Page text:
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Let $a$ be a primitive root modulo odd prime. Show that in an arithmetic progression $a+kp$, where $k = 0,1,\dots,p-1$ there is exactly one number that is NOT a primitive root modulo $p^2$.

It is obvious that all of these are congruent to $a$ modulo $p$ so they are all primitive roots modulo $p$. To show that all but one are primitive roots modulo $p^2$ as well we would need to see that $(a+kp)^{p-1} \equiv 1$ (mod $p^2$) for exactly one value of $k$. I tried to do so using the Newton binomial but right now have failed to do so? Any suggestions?

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    $\begingroup$ $(\Bbb{Z/p^2 Z})^\times$ is a group with $p(p-1)$ elements, thus it contains an element $b=c+dp$ of order $p$, reducing modulo $p$ means $c=1$. Whence $(1+dp)^m a^n$ is of order $\frac{p}{gcd(m,p)}\frac{p-1}{gcd(n,p-1)}$. Note you can take $da \equiv 1 \bmod p, (1+d p)^m = 1+dmp\bmod p^2,(1+dp)^m a= a+damp=a+mp\bmod p^2$. $\endgroup$ – reuns Apr 29 at 8:14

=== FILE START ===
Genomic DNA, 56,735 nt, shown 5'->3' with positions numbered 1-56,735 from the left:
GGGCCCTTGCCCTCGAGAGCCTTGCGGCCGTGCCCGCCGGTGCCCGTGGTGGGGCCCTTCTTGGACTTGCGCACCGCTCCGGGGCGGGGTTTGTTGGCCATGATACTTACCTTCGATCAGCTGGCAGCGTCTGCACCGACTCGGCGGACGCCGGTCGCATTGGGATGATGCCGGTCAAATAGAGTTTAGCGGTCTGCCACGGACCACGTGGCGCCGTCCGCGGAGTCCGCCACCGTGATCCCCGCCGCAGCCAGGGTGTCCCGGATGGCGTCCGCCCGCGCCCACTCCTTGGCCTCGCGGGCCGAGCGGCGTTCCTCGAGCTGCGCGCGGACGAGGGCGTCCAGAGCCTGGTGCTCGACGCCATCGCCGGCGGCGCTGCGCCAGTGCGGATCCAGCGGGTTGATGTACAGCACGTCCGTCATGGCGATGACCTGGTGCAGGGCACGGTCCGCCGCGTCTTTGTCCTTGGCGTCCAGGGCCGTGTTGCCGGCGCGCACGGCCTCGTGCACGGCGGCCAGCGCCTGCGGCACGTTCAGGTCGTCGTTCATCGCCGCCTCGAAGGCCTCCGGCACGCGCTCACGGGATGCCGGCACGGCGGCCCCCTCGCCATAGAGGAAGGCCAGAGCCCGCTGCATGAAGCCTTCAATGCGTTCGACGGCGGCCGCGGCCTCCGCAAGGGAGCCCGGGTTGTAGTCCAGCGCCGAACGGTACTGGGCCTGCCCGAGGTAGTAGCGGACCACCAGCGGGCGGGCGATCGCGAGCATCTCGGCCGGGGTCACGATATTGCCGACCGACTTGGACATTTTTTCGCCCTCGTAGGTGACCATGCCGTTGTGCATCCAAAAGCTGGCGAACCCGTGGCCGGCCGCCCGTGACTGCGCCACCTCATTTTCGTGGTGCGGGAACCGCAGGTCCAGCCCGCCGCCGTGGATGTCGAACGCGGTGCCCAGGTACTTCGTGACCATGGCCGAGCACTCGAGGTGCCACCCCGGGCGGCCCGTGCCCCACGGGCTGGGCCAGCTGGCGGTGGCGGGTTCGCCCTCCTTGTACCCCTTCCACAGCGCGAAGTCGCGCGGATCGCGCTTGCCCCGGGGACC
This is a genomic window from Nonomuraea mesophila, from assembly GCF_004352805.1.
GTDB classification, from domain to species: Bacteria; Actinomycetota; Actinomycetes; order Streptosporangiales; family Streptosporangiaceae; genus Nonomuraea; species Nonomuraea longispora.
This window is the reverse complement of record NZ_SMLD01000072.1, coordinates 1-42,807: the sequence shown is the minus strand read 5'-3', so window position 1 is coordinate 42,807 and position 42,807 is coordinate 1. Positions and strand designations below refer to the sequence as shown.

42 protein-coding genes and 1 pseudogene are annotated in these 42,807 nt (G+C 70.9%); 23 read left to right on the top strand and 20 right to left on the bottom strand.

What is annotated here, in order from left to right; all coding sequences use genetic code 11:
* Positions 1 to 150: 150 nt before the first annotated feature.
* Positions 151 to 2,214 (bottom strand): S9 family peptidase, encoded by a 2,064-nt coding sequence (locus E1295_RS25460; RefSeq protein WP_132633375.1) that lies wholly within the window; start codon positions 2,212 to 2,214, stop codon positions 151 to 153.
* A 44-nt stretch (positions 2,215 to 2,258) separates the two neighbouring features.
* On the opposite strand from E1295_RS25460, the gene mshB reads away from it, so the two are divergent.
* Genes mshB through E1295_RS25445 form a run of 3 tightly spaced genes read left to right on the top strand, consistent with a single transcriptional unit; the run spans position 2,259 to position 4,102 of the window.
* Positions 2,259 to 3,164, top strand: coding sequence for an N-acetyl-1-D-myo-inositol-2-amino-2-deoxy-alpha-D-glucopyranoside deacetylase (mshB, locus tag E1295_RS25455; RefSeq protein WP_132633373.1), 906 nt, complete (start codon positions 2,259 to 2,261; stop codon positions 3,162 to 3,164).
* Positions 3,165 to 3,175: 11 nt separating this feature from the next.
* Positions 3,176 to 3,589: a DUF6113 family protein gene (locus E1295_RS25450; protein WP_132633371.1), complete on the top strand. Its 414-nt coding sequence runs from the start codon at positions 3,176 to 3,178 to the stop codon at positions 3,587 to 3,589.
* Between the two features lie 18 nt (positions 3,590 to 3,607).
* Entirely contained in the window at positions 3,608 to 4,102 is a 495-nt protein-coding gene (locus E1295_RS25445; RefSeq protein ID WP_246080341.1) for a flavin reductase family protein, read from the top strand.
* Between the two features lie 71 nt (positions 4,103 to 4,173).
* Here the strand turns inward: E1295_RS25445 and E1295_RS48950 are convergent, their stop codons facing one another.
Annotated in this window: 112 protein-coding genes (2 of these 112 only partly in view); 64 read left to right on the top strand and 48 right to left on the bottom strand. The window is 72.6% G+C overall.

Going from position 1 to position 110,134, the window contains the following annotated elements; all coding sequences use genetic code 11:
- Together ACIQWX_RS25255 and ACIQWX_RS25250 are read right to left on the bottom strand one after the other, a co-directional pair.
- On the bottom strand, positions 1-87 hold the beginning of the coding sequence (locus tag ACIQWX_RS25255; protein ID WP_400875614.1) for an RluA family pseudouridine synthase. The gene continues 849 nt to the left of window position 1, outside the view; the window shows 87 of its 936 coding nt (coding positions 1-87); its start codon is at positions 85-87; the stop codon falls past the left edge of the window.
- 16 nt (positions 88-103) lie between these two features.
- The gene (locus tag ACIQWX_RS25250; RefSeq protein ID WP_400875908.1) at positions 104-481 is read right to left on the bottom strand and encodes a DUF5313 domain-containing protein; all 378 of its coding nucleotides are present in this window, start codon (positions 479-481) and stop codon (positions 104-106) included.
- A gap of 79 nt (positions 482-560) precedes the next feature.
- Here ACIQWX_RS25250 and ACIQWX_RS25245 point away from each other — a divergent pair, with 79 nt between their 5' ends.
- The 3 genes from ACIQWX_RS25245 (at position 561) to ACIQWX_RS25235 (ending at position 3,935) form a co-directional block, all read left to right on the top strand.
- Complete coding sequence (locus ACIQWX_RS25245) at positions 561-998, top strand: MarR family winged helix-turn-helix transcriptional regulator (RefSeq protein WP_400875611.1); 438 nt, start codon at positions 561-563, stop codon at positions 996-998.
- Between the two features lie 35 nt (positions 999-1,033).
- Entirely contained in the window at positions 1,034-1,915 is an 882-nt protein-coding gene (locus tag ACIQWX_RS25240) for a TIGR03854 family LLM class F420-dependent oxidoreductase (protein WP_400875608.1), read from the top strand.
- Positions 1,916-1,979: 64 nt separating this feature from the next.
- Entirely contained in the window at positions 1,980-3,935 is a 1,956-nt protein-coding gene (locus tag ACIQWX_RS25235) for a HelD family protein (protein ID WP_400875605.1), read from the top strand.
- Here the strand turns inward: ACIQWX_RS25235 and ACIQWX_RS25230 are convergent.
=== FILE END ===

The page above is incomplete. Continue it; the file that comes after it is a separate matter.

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    $\begingroup$ math.stackexchange.com/questions/227199/… $\endgroup$ – lab bhattacharjee Apr 29 at 9:43

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